It can be disquieting to walk into a Jewish deli and get served tamales and en-chiladas. But that's the routine at Los Habaneros (20255 Van Aken Blvd., 216.991.4522, loshabanerosmexican.com), a new Mexican spot run by Rogelio Hernandez. Granted, the space hasn't served matzo-ball soup since Eddie Sand's Blueline Café shuttered last year. But apart from a splash of paint and a few sombreros, the space hasn't changed. The menu certainly has. Diners can expect the typical Tex-Mex, south-of-the-border assortment of tacos, burritos, fajitas and combo plates. "Nothing is frozen but the margaritas," promises Hernandez. For fast, friendly, filling and cheap Mexican fare, Los Habaneros definitely fits the bill. Warm chips and fresh salsa hit the table before your butt hits the seat. A side of creamy guacamole is worth the $2.99, and the four plump, husk-wrapped tamales ($6.99) are packed with shredded pork. Entrées (there are close to 50) include sizzling platters of steak and/or chicken fajitas ($12.50) with all the fixings, chicken-stuffed enchiladas ($10.99) covered in dark, faintly sweet mole sauce and combo plates too numerous to list. Everything comes on a screaming-hot plate loaded with refried beans, fluffy orange-hued rice and enough cheese to fill a fondue pot. Los Habaneros serves a decent selection of Mexican beers and margaritas.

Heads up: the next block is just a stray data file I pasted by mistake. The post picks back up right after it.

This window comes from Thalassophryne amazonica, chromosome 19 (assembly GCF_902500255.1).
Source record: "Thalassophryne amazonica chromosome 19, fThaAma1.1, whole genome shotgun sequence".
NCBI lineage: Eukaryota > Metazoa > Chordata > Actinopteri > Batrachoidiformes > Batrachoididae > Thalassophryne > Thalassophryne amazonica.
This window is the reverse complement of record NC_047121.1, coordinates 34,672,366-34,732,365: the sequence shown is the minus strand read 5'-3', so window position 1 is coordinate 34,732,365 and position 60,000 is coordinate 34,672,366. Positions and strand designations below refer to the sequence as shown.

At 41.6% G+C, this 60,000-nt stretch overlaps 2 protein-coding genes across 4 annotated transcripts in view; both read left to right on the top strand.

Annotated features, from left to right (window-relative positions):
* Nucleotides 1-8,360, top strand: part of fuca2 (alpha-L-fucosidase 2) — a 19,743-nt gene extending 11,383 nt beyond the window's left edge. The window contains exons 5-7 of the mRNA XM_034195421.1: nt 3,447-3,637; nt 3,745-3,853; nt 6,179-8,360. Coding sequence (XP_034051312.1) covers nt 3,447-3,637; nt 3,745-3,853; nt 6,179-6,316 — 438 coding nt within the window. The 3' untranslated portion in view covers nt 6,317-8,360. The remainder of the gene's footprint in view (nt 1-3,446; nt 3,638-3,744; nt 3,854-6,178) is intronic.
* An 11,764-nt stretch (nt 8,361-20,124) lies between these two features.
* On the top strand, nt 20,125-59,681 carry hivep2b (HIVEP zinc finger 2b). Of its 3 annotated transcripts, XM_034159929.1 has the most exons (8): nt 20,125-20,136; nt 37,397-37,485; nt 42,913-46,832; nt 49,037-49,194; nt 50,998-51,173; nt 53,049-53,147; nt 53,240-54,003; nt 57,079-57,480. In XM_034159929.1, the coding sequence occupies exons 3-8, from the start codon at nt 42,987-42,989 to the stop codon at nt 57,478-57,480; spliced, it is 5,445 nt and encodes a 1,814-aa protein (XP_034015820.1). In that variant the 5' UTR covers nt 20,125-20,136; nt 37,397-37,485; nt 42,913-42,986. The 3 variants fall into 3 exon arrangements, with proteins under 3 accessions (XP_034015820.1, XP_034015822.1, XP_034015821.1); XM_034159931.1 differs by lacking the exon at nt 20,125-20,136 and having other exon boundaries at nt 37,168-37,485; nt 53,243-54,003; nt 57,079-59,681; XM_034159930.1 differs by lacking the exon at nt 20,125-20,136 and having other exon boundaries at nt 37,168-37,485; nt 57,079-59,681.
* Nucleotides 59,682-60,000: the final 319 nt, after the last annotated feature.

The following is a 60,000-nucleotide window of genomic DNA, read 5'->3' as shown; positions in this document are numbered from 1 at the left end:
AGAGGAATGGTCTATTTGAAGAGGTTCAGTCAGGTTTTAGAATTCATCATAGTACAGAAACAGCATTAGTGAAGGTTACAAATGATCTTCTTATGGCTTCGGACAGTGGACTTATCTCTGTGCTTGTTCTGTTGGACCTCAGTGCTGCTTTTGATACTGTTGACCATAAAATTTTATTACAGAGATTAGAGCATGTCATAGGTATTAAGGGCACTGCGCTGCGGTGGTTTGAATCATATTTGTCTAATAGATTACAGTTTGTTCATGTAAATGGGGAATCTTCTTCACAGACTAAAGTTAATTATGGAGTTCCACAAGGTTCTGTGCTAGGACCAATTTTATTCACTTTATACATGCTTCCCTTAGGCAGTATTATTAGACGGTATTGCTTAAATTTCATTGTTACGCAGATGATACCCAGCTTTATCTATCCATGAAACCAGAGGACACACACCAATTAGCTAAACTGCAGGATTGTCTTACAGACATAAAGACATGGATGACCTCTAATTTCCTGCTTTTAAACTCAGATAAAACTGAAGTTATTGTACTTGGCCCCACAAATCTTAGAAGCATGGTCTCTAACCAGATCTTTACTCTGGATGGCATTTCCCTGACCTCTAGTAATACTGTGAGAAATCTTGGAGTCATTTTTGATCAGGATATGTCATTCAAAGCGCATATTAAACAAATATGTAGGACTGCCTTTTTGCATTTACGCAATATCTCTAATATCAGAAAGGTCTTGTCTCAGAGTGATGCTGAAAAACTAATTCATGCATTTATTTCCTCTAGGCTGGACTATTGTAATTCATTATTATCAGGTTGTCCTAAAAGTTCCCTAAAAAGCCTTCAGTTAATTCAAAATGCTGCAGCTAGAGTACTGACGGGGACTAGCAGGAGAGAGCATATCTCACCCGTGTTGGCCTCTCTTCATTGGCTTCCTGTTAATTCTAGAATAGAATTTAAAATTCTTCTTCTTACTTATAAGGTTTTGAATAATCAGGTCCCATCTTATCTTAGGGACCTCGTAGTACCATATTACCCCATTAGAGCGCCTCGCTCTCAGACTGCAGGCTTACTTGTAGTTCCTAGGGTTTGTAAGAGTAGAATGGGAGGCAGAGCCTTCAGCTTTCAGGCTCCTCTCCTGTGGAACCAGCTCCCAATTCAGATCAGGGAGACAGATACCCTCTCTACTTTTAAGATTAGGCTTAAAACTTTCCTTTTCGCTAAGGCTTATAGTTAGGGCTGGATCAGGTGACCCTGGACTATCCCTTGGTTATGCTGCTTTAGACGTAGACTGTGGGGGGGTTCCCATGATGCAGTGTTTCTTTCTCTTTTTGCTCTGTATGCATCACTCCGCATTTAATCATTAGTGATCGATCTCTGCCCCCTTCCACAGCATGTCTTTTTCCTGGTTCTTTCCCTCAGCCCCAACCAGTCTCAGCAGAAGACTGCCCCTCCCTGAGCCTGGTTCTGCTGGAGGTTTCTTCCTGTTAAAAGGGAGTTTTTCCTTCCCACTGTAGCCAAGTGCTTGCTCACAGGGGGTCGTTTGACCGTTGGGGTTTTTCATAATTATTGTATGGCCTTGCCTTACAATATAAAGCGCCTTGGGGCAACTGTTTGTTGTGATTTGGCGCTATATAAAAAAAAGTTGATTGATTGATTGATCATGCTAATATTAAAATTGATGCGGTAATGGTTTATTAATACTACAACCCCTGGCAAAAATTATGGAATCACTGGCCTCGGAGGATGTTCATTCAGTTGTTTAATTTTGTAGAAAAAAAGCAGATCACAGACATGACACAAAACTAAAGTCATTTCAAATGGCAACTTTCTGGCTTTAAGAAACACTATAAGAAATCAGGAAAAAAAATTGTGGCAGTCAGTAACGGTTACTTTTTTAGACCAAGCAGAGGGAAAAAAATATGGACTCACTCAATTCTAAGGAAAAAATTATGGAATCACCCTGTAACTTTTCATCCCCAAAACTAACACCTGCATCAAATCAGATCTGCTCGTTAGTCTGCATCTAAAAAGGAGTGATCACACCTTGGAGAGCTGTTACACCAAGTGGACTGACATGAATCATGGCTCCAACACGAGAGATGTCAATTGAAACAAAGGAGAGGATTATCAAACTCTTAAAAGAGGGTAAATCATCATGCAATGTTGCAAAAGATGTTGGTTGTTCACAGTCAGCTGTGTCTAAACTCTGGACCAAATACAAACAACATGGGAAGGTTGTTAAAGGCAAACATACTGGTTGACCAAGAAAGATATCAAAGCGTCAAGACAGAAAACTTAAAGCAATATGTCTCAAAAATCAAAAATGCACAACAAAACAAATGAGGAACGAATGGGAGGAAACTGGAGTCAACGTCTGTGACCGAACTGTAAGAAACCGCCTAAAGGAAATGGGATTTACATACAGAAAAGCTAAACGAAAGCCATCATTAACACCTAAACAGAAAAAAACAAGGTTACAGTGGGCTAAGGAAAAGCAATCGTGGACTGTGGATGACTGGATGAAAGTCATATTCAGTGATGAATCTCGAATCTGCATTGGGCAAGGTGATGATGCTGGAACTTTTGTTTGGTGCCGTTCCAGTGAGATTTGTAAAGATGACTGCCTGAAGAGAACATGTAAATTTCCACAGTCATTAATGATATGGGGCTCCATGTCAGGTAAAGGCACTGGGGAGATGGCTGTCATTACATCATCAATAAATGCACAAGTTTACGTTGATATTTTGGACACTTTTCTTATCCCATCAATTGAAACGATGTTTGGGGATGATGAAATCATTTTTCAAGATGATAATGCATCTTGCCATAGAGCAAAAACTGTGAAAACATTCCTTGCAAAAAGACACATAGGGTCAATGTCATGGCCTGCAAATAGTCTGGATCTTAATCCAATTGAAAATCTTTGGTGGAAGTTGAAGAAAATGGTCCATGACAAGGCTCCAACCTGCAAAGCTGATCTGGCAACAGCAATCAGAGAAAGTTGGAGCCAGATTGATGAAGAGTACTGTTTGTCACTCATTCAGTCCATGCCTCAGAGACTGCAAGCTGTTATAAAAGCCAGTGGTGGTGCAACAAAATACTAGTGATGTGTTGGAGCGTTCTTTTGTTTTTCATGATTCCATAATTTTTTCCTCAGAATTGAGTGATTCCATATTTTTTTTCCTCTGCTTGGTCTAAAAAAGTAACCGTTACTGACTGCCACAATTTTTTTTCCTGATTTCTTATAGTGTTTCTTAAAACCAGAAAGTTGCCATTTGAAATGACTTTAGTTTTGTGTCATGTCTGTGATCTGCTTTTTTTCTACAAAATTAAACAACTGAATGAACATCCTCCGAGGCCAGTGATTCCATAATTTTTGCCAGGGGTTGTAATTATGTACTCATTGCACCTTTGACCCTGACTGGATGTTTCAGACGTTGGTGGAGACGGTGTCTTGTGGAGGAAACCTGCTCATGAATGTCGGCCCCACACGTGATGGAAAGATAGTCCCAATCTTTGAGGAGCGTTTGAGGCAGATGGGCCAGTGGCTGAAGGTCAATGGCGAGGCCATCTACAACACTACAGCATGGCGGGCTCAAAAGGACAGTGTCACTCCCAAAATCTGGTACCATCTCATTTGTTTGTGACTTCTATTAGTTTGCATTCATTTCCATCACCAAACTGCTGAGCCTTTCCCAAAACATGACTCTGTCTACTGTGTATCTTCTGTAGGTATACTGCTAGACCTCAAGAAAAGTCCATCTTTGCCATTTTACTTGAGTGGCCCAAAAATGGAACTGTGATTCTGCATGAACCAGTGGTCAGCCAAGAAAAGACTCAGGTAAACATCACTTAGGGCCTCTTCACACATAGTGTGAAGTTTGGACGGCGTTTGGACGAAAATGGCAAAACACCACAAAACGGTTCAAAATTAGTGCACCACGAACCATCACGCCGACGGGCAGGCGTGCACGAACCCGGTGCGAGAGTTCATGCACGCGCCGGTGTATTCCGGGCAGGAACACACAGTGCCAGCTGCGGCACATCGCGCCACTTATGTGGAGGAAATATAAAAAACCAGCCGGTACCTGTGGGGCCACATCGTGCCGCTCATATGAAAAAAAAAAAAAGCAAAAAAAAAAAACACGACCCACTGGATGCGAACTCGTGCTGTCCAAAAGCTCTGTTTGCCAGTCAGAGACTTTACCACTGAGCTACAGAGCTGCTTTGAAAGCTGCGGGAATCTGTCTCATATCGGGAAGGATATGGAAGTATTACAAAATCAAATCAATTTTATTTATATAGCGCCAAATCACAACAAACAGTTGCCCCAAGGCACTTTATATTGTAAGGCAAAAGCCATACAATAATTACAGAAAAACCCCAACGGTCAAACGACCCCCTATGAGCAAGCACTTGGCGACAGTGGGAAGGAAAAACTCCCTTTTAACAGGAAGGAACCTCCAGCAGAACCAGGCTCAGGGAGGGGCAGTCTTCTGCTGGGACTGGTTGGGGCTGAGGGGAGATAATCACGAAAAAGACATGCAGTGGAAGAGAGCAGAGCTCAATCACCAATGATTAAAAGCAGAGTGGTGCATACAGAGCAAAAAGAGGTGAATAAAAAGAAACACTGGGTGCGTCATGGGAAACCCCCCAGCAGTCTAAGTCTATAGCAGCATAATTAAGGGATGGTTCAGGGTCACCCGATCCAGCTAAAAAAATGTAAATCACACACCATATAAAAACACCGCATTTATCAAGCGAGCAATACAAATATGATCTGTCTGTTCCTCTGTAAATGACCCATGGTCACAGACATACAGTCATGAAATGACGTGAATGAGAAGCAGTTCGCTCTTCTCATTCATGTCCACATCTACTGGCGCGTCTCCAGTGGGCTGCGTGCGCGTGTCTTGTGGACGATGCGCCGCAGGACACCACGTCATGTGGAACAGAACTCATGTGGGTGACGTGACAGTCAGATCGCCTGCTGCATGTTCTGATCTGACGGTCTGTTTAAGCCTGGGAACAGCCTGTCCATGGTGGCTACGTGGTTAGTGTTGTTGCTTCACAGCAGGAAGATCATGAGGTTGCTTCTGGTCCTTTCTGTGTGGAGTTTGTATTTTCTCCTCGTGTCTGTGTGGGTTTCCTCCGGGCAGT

Todd Mueller, former chef at the now-closed Grill at Bainbridge Common, has joined the kitchen at Bistro 185 (991 E. 185th St., 216.481.9635, bistro185.com). "My parents were talking about what a great place the restaurant was," explains the chef, "[so] I jumped at the chance to work here." The classically trained chef joins an already deep bench, which includes Ruthie Hellman (the Ruthie half of Ruthie & Moe's) and owners Ruth and Marc Levine. Mueller's touch can already be tasted in creative dishes like crepe-crusted sole with hollandaise and 24-hour Hoisin-braised short ribs with polenta cake and Asian slaw.
Always been curious about ferment-ation? (And let's be honest, who isn't?) Head to Pilgrim Congregational Church (2592 W. 14th St.) on Saturday, March 14, for the Fermentation Fair, a fun-with-fungus discussion lead by Sandor Katz, author of Wild Fermentation. In addition to some history and culture discussion, attendees will learn the ins and outs on kraut, kimchi, hard cider, pickles and sourdough. The event runs from 1-4 p.m. and costs $10-25 (sliding scale). E-mail firstname.lastname@example.org or call 216.308.1612.
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